So you just either bought or built your own 3d printer, and have spent hours printing little key chains and robots. Or maybe you have had yours for a long time, and are printing an InMoov robot or some cool mechanisms. Having owned mine for a solid 6 months, I felt something was lacking. Then it hit me, lights! Some 3D printers already have these, like the Ultimaker 2, and I think the Makerbot now lights up the print bed. But I have yet to see one with remote-controlled color-changing mood lights! In this Instructable, I will show you a quick and easy way to add flair to your 3D printer. This whole process took me about 15 minutes, and is incredibly simple!
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Step 1: Parts!
You will need the following parts:
- 3D printer
- LED light strip. these have been used in many other Instructables and can be purchased cheaply on amazon; Here's a link: http://amzn.com/B00B2F3KDQ
- A small wall wart power adapter (see the picture if unclear).
- shrink wrap, electrical tape, Kapton tape, etc.
Note about the 3D printer: Make sure you can access the 12v power supply. I built the Rostock Max V2, so it was a normal computer ATX power supply, but it depends on your printer. Never splice anything going directly to your controller board if you can help it. You don't know what the load might do! Open source printers are generally better for this mod, but I am sure you could find some power wires in other types of printers.
Step 2: Remove the Side Panels
This will be different for every 3D printer, but take the printer apart until you find the power supply, or some wires you can use. Mine was easy, I just had to remove some side panels. Don't lose any screws, and make sure you can put it back together. This will be different for every printer, so I am being a bit vague.
Step 3: Wire Up the Molex Commector
Now it is time to find and wire your power source. If you have a home-built printer, you probably used just a normal computer power supply. locate one of the Molex connectors (as shown in picture), or any black and yellow wires. Quickly power the printer on and use a multimeter to ensure the wires provide 12V. (Pro tip, the power wires are usually black and yellow) If you don't have a home-built 3d printer, look for wires leading to things like your controller board, or anything that looks like it might draw power. then follow them back to the source. If your power source doesn't have any spare wires, you should be fine splicing some that lead to non-integral or low current drawing components of your printer. Make sure you get your wire without anything crucial on it. For instance, don't splice one of the wires powering something important. While the LED's do draw little power, it's better to be safe than sorry.It helps to know a bit about electronics at this point. Then, snip off a positive and negative wire. pull them through the case to wherever you plan to fit the LED's in. They may require some extra wire. I wanted to thread mine through the other side, but it wasn't long enough. That's why I added the extra wiring. You can go ahead and add the wall wart as well. Snip the wire off of your wall wart adapter, and strip the ends of it. slip shrink-wrap over the end of the wire and loosely connect it to your power wires. Once you have ensured the polarity is correct, you can solder and shrink-wrap the connection.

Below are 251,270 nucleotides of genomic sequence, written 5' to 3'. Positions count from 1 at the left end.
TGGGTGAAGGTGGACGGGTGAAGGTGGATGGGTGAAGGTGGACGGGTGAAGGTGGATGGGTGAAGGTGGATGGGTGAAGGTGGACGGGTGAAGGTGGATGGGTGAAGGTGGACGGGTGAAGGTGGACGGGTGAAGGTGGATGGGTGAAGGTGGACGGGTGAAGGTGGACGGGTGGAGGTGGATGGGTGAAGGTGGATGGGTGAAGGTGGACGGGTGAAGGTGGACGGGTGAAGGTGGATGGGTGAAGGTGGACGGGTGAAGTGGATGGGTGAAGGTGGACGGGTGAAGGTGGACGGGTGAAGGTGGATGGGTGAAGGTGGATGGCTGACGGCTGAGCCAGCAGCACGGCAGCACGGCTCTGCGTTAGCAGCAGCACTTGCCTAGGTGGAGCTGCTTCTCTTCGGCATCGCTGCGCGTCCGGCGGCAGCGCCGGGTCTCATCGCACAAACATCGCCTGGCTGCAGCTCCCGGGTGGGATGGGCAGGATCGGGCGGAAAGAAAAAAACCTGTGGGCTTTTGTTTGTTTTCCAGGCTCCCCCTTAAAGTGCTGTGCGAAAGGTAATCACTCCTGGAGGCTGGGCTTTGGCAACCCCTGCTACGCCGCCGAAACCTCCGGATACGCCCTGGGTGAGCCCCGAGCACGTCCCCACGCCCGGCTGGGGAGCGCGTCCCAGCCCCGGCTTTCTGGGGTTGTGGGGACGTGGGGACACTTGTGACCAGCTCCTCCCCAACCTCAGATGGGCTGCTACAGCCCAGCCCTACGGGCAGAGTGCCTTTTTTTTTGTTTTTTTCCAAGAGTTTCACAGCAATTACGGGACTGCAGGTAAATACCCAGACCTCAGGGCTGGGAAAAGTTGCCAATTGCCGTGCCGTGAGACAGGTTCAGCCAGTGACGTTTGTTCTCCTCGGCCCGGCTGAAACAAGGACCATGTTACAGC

Step 4: Time to Test It!
Now is a good chance to test everything outside the case. connect up the white box that came with your LED's to your wall wart connection. I went ahead and mounted the sensor to the side of my case as well. Plug in your LED's and cycle through the colors with the included remote. If this doesn't work, check your wiring, and ensure the polarity of your wires is correct.
Step 5: Fitting Everything Together
Bind the LED's together and find a place for them inside the printer. Here are some good tips:
- Look for a place where they will be visible
- Translucent panels work best for diffusing of the light
- Make sure the wiring doesn't obstruct any fans or rattle around too much
The acrylic panels on the Rostock Max v2 work great because they appear black when the LED's are off, but show off the innards of my printer when they are on. Test it once more, then put on the side panels (or whatever part of the printer you removed)!
Step 6: Your Done!
Admire your lights! Mine can be left on for 10,000 hours before they start to dim, so I'm not worried about that. Have fun modding your printer! Happy hacking!